Sphingosine-1-Phosphate Stimulates the Functional Capacity of Progenitor Cells by Activation of the CXCR4-Dependent Signaling Pathway via the S1P3 Receptor
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Objective— Sphingosine-1-phosphate (S1P) is a bioactive lipid, which influences migration and proliferation of endothelial cells through activation of S1P receptors and has been shown to support SDF-1 induced migration and bone marrow homing of CD34+ progenitors.
Methods and Results— Here, we show that incubation of patient-derived endothelial progenitor cells (EPCs) with S1P or its synthetic analog FTY720 improved blood flow recovery in ischemic hind limbs. Likewise, recovery of blood flow was dramatically reduced after induction of hindlimb ischemia in mice deficient for the S1P receptor 3 (S1P3). S1P3−/− bone marrow–derived mononuclear cells (BMCs) failed to augment neovascularization after hind limb ischemia. Of note, treatment of BMCs derived from S1P3−/− mice with S1P did not rescue blood flow recovery. Mechanistically, S1P and FTY720 induced phosphorylation of CXCR4, activated the Src kinase, and stimulated phosphorylation of JAK2. The contribution of CXCR4 for S1P-mediated effects was further supported by the findings that S1P preincubation failed to stimulate invasion capacity and in vivo blood flow recovery of BMCs from CXCR4+/− mice. The activation of CXCR4 was dependent on the Src kinase family as demonstrated by preincubation with the Src inhibitor PP2. The activation of the CXCR4 signaling by S1P is mediated via the S1P3 receptor, since S1P-induced Src phosphorylation was abrogated in EPC from S1P3−/− mice.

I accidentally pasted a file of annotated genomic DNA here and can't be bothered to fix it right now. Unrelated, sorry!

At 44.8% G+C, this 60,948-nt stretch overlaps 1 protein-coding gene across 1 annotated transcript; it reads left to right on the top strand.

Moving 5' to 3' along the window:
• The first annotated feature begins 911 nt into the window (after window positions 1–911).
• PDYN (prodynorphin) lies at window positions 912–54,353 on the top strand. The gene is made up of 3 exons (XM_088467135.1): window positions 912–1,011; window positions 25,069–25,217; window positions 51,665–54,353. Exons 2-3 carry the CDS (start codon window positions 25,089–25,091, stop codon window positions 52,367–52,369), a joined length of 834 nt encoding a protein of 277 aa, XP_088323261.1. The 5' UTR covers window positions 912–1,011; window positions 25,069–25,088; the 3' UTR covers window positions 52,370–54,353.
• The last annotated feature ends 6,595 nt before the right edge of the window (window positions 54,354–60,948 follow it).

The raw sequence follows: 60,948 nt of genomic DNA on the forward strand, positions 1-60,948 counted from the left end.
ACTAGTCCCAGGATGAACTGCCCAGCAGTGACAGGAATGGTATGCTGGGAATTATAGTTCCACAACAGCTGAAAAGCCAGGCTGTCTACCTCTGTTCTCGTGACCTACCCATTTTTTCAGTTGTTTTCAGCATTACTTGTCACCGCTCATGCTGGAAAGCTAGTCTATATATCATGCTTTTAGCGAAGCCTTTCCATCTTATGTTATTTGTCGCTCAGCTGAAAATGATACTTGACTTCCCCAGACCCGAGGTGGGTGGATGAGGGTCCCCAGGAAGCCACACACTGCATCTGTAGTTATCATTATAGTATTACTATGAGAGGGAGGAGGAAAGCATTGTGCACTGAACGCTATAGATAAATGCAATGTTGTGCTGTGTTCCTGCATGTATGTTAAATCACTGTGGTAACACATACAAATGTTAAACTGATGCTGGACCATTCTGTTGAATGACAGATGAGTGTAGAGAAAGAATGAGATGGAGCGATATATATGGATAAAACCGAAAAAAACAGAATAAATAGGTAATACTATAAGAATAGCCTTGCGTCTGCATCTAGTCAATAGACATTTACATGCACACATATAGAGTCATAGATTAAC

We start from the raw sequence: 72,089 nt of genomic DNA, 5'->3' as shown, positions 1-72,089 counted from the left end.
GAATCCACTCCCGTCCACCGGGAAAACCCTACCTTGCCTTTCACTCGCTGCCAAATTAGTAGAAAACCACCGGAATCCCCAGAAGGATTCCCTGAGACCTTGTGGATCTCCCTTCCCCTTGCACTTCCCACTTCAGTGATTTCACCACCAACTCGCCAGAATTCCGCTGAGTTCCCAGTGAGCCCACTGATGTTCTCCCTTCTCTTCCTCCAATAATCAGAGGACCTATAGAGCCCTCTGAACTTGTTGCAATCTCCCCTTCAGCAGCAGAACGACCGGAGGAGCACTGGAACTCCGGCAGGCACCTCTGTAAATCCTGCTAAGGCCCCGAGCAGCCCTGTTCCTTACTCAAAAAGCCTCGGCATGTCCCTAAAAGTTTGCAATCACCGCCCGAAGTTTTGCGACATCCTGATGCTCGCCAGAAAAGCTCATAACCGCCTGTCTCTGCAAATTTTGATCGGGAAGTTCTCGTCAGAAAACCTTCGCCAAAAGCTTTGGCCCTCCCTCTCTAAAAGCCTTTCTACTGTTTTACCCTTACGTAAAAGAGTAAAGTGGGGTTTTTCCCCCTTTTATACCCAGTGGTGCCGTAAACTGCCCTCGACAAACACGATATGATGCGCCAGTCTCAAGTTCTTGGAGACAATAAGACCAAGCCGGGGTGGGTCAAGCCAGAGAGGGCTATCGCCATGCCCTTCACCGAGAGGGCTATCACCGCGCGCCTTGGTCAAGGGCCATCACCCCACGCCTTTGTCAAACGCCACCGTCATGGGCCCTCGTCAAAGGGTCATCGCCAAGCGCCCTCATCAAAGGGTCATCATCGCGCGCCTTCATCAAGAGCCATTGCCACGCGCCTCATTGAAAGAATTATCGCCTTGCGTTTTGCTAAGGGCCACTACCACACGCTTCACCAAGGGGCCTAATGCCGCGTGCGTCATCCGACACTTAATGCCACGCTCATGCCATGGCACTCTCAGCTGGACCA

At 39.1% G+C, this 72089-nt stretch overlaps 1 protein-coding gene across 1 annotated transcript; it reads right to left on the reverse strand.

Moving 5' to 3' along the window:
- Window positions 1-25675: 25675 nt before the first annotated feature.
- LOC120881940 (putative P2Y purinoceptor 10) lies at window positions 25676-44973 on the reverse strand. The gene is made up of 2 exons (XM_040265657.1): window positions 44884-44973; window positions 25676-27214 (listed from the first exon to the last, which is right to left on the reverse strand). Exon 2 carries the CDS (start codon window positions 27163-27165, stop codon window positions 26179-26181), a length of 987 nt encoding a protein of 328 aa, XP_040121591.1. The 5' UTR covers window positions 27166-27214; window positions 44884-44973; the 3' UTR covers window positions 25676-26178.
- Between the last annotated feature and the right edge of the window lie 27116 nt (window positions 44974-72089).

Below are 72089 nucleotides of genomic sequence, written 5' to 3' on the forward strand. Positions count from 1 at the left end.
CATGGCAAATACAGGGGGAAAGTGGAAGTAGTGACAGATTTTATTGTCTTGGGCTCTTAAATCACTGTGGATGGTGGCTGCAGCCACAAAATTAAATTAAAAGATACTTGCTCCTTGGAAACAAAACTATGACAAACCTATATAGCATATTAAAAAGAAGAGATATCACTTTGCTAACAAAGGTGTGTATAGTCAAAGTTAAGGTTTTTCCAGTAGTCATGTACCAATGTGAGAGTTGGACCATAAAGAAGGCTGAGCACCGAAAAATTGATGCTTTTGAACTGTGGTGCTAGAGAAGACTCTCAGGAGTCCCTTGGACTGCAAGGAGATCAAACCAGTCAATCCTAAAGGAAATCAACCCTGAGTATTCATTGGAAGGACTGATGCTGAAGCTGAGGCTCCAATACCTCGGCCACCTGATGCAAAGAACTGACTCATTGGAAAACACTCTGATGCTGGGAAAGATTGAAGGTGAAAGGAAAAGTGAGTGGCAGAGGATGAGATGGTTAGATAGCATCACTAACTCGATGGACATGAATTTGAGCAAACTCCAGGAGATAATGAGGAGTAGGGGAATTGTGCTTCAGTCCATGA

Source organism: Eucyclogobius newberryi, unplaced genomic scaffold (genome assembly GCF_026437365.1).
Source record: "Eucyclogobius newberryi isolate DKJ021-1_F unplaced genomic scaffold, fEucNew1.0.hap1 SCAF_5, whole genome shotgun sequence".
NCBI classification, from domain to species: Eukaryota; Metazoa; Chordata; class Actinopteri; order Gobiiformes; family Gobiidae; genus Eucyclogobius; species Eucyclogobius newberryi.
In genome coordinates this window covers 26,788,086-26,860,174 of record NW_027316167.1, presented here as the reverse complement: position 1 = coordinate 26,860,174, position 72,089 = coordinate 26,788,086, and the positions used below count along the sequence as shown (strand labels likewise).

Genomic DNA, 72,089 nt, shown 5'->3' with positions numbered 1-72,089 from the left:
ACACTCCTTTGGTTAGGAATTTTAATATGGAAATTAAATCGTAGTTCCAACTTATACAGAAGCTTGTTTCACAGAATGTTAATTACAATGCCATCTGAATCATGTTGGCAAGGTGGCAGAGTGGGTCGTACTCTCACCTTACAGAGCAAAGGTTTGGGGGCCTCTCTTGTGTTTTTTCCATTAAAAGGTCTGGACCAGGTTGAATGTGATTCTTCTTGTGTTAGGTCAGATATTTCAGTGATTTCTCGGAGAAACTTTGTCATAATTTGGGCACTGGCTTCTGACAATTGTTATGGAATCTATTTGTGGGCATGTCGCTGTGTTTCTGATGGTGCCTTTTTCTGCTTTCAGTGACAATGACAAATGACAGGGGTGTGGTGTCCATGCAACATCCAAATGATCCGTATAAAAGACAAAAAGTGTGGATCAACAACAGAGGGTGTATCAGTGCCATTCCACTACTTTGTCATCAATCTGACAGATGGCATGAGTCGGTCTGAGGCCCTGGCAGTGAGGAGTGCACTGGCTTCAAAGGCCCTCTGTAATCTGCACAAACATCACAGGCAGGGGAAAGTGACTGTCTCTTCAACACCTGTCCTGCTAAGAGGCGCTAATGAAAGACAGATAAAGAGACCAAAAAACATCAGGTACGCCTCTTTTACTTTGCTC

Conclusions— S1P agonists might serve as sensitizers of CXCR4-mediated signaling and may be applied in clinical progenitor cell therapy to improve EPC or BMC function in patients with coronary artery disease.